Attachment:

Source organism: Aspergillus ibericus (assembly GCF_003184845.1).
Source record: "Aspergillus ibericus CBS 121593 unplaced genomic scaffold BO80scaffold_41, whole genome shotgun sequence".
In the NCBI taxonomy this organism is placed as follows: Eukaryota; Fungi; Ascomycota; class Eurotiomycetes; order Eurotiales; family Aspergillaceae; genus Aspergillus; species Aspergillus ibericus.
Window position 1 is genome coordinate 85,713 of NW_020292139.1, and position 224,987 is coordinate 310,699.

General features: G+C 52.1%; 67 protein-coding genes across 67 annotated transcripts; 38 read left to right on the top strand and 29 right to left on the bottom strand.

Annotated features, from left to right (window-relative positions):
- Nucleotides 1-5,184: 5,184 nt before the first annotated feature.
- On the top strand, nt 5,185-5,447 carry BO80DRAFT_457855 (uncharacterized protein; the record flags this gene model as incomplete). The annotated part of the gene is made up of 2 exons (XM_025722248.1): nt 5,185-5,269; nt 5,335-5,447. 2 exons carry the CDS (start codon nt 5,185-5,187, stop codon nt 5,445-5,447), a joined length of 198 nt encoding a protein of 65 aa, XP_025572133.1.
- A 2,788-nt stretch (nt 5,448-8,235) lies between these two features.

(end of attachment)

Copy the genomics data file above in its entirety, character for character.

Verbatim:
Source organism: Aspergillus ibericus (assembly GCF_003184845.1).
Source record: "Aspergillus ibericus CBS 121593 unplaced genomic scaffold BO80scaffold_41, whole genome shotgun sequence".
In the NCBI taxonomy this organism is placed as follows: Eukaryota; Fungi; Ascomycota; class Eurotiomycetes; order Eurotiales; family Aspergillaceae; genus Aspergillus; species Aspergillus ibericus.
Window position 1 is genome coordinate 85,713 of NW_020292139.1, and position 224,987 is coordinate 310,699.

General features: G+C 52.1%; 67 protein-coding genes across 67 annotated transcripts; 38 read left to right on the top strand and 29 right to left on the bottom strand.

Annotated features, from left to right (window-relative positions):
- Nucleotides 1-5,184: 5,184 nt before the first annotated feature.
- On the top strand, nt 5,185-5,447 carry BO80DRAFT_457855 (uncharacterized protein; the record flags this gene model as incomplete). The annotated part of the gene is made up of 2 exons (XM_025722248.1): nt 5,185-5,269; nt 5,335-5,447. 2 exons carry the CDS (start codon nt 5,185-5,187, stop codon nt 5,445-5,447), a joined length of 198 nt encoding a protein of 65 aa, XP_025572133.1.
- A 2,788-nt stretch (nt 5,448-8,235) lies between these two features.